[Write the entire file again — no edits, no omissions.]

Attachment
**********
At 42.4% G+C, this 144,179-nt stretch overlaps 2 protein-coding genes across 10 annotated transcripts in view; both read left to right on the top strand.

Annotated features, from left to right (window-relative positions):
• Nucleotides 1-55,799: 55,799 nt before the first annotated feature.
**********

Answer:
At 42.4% G+C, this 144,179-nt stretch overlaps 2 protein-coding genes across 10 annotated transcripts in view; both read left to right on the top strand.

Annotated features, from left to right (window-relative positions):
• Nucleotides 1-55,799: 55,799 nt before the first annotated feature.